Shadows of Our Selves: About the Project

"What is a life? A frenzy. What is life? / A shadow, an illusion, and a sham. / The greatest good is small; all life, it seems / Is just a dream, and even dreams are dreams." - Calderón de la Barca's Life is a Dream

As each day draws to a close, the sun nears the horizon, shadows grow longer, and the world of bright daylight disappears into darkness. People rush home, enjoy the last sunlight with their families, they smile, they scold, they wonder, they fear, they hope - and with them, their shadows, a lifelong companion. When reality is turned upside down, this shadow world comes to life.

In this surreal project, the shadows of people around us take the center stage, as the viewer (and the world) is turned around. In our shadows, individual features disappear, and we become archetypes of our roles and emotional states. But shadows also lie - they distort the truth hidden beneath. As such, shadows are like masks and faces, which people wear proudly in their everyday performances. All the world's a stage, and here, it is a shadow theater. If the subjective images we perceive of each other - the entire material world in fact - are like mere shadows, as Platon postulated in his Allegory of the Cave in Antiquity already, how would such a realm of walking shadows actually look like? It is like ours in many ways, yet it looks eeriely different and conceives us.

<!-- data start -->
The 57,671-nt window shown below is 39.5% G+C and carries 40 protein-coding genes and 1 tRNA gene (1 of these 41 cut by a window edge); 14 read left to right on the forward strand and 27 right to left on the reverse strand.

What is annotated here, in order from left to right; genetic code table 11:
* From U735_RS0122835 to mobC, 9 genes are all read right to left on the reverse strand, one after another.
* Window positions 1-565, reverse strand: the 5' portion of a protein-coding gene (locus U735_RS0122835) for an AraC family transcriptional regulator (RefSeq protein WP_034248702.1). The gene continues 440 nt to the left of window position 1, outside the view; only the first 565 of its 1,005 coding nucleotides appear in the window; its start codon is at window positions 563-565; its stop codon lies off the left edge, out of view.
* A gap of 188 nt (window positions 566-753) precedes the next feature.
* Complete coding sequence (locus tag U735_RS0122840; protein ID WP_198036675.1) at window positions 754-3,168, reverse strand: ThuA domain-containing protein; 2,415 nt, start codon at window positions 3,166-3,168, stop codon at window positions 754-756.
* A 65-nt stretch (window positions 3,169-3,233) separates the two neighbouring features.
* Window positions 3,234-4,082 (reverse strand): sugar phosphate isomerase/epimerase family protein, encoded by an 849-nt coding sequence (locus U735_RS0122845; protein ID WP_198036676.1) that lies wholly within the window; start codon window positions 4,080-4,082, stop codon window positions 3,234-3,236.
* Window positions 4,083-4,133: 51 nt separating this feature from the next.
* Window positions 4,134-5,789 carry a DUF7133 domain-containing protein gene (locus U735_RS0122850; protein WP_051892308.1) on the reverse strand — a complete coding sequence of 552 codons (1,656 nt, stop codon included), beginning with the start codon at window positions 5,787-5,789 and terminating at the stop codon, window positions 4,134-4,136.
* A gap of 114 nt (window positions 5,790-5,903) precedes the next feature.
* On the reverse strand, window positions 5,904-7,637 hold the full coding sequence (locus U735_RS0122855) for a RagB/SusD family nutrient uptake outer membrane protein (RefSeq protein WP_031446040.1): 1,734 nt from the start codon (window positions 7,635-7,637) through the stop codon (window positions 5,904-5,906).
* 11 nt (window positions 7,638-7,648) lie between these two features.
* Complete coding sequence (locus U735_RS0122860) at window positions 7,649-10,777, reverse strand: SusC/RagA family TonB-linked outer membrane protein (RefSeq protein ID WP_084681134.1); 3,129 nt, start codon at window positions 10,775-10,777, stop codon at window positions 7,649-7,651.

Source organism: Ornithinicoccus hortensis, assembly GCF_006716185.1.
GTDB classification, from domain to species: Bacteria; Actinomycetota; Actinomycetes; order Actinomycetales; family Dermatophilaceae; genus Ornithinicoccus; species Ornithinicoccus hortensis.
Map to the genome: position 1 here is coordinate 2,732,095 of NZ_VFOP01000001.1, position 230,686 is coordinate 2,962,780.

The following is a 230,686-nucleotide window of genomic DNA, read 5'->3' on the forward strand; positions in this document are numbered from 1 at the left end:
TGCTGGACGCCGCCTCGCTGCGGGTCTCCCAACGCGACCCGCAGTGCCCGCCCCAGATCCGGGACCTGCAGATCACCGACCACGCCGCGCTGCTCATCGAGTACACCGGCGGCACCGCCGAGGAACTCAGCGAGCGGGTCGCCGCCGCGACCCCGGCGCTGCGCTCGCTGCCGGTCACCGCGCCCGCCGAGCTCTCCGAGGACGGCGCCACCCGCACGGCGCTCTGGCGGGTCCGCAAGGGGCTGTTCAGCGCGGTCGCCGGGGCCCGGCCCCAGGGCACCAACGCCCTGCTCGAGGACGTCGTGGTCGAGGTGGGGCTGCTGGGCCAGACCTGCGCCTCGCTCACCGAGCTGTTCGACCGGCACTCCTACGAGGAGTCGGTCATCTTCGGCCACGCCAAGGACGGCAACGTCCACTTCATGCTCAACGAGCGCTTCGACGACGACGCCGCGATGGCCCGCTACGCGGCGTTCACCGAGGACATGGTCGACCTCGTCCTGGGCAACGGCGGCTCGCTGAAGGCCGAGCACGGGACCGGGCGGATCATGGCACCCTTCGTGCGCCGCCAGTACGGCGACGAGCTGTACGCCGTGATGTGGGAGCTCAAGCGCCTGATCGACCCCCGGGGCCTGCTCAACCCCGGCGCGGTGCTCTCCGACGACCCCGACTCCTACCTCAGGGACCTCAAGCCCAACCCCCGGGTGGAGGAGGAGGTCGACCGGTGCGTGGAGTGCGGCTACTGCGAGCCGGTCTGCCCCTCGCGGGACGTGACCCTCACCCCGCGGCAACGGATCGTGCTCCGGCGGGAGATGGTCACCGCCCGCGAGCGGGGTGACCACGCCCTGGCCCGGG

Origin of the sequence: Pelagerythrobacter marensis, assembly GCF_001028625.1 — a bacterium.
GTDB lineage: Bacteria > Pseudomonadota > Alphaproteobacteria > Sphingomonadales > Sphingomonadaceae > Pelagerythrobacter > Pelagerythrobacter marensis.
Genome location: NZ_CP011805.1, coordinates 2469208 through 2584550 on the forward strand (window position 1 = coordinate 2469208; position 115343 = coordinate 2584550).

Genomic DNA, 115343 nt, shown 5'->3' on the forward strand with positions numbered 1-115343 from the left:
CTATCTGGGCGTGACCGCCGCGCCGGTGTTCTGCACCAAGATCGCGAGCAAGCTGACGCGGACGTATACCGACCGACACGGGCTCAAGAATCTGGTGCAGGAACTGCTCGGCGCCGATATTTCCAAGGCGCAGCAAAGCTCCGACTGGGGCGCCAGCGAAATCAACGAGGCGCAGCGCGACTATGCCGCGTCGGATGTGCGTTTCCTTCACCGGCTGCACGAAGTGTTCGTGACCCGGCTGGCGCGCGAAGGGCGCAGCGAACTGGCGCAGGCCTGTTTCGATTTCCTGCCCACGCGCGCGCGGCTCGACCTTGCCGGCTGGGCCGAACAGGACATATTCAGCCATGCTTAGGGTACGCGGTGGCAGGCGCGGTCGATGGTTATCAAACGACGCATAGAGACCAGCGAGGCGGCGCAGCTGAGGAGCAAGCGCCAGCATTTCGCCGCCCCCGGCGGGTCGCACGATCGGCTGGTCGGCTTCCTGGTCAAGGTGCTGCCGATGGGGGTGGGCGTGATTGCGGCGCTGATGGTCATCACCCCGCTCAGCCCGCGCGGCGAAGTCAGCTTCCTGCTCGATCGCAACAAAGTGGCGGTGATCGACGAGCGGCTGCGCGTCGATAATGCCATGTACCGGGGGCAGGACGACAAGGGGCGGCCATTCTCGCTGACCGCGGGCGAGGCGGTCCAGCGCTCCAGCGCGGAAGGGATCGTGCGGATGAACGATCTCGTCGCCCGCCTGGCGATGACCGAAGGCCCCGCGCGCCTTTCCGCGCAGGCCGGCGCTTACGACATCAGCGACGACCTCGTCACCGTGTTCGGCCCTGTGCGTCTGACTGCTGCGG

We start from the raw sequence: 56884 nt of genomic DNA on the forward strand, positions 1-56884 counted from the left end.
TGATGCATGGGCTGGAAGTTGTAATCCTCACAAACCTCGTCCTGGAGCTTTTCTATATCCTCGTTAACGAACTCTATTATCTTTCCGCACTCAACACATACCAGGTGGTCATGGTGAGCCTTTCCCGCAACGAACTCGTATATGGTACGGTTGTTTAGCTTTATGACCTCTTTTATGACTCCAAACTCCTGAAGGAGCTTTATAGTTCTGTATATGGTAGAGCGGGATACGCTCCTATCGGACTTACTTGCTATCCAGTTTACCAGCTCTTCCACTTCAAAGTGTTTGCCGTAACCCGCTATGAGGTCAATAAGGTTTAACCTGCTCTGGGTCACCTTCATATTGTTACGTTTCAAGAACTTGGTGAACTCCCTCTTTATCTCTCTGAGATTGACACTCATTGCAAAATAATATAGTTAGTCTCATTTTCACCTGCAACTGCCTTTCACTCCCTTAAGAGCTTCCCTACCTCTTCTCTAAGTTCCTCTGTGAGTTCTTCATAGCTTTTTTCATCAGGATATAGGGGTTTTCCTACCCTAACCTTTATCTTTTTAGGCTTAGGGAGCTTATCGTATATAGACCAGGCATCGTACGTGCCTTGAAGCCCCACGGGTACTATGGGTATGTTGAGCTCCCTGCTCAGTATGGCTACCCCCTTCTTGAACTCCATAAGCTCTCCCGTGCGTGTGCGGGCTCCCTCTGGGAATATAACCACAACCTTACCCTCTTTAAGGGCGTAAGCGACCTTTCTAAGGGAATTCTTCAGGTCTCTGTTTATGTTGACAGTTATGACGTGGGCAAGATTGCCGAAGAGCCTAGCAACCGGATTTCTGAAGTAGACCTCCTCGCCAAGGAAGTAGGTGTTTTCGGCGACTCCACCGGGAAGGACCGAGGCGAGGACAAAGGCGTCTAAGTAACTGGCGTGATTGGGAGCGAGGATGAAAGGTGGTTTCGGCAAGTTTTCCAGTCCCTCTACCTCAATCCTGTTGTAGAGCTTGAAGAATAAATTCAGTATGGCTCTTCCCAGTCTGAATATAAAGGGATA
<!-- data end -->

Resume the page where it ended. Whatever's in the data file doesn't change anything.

By using shadows, this project reveals the unreliability and untruthfulness of the reality we perceive through our eyes, and, at the same time, its manipulation through photography, which is, after all, yet another subjective reflection, or projection, of the truth. Seeing people deformed into "ghosts" or "extraterrestrial entities" even makes us feel alienated, literally, from these real humans beings - which are frozen in the moment in otherwise authentic, unstaged photographs -, yet we feel comfortable normally when confronted with the faces of our fellow beings. But isn't it all the same? A study of human behavior and the construct of face, the project uses a stylistic language known from the plastic arts to turn men, women and children into living sculptures, created by nature, captured by camera and perceived by the human mind. As the titles hint, these works are interpretations of shadows, and what appears to be happening in them, rather than what actually happened.

By interacting with the world of shadows, obtaining a "flipped" perception of reality not normally possible, you are invited to think about and question the nature of what you see - and what people let you see.